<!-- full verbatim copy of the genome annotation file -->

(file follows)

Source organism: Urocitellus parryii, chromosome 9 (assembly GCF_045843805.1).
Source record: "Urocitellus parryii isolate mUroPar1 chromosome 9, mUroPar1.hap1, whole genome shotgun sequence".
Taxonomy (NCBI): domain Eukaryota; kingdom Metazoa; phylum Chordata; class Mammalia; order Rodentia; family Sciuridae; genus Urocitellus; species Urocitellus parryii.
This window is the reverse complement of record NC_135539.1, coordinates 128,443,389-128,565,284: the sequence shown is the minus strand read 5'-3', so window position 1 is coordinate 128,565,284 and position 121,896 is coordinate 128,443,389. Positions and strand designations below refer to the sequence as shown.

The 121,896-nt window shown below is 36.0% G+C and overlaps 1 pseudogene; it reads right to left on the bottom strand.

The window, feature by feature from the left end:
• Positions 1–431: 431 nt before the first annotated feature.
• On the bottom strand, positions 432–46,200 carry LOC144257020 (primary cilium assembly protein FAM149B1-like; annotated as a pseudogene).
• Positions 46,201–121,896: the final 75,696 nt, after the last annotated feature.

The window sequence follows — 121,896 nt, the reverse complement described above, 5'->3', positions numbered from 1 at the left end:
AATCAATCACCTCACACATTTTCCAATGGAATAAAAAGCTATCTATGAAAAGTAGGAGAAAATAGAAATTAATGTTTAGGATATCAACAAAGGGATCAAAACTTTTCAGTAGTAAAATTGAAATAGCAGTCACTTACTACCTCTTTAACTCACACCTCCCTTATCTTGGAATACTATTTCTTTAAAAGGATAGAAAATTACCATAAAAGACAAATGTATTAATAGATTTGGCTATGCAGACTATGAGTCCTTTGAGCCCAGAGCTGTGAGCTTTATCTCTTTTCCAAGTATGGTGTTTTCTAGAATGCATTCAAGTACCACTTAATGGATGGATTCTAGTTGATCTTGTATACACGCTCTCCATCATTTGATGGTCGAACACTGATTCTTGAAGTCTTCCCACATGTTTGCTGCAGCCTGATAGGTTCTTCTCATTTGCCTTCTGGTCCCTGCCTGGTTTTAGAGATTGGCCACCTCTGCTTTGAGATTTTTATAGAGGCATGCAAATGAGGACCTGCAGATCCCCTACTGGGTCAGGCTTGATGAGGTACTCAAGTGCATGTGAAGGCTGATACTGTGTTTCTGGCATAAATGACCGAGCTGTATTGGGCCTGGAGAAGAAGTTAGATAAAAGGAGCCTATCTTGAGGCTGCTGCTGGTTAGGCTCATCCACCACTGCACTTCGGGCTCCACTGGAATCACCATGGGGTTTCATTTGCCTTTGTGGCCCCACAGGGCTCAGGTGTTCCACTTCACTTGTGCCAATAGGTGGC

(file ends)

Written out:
Source organism: Urocitellus parryii, chromosome 9 (assembly GCF_045843805.1).
Source record: "Urocitellus parryii isolate mUroPar1 chromosome 9, mUroPar1.hap1, whole genome shotgun sequence".
Taxonomy (NCBI): domain Eukaryota; kingdom Metazoa; phylum Chordata; class Mammalia; order Rodentia; family Sciuridae; genus Urocitellus; species Urocitellus parryii.
This window is the reverse complement of record NC_135539.1, coordinates 128,443,389-128,565,284: the sequence shown is the minus strand read 5'-3', so window position 1 is coordinate 128,565,284 and position 121,896 is coordinate 128,443,389. Positions and strand designations below refer to the sequence as shown.

The 121,896-nt window shown below is 36.0% G+C and overlaps 1 pseudogene; it reads right to left on the bottom strand.

The window, feature by feature from the left end:
• Positions 1–431: 431 nt before the first annotated feature.
• On the bottom strand, positions 432–46,200 carry LOC144257020 (primary cilium assembly protein FAM149B1-like; annotated as a pseudogene).
• Positions 46,201–121,896: the final 75,696 nt, after the last annotated feature.

The window sequence follows — 121,896 nt, the reverse complement described above, 5'->3', positions numbered from 1 at the left end:
AATCAATCACCTCACACATTTTCCAATGGAATAAAAAGCTATCTATGAAAAGTAGGAGAAAATAGAAATTAATGTTTAGGATATCAACAAAGGGATCAAAACTTTTCAGTAGTAAAATTGAAATAGCAGTCACTTACTACCTCTTTAACTCACACCTCCCTTATCTTGGAATACTATTTCTTTAAAAGGATAGAAAATTACCATAAAAGACAAATGTATTAATAGATTTGGCTATGCAGACTATGAGTCCTTTGAGCCCAGAGCTGTGAGCTTTATCTCTTTTCCAAGTATGGTGTTTTCTAGAATGCATTCAAGTACCACTTAATGGATGGATTCTAGTTGATCTTGTATACACGCTCTCCATCATTTGATGGTCGAACACTGATTCTTGAAGTCTTCCCACATGTTTGCTGCAGCCTGATAGGTTCTTCTCATTTGCCTTCTGGTCCCTGCCTGGTTTTAGAGATTGGCCACCTCTGCTTTGAGATTTTTATAGAGGCATGCAAATGAGGACCTGCAGATCCCCTACTGGGTCAGGCTTGATGAGGTACTCAAGTGCATGTGAAGGCTGATACTGTGTTTCTGGCATAAATGACCGAGCTGTATTGGGCCTGGAGAAGAAGTTAGATAAAAGGAGCCTATCTTGAGGCTGCTGCTGGTTAGGCTCATCCACCACTGCACTTCGGGCTCCACTGGAATCACCATGGGGTTTCATTTGCCTTTGTGGCCCCACAGGGCTCAGGTGTTCCACTTCACTTGTGCCAATAGGTGGC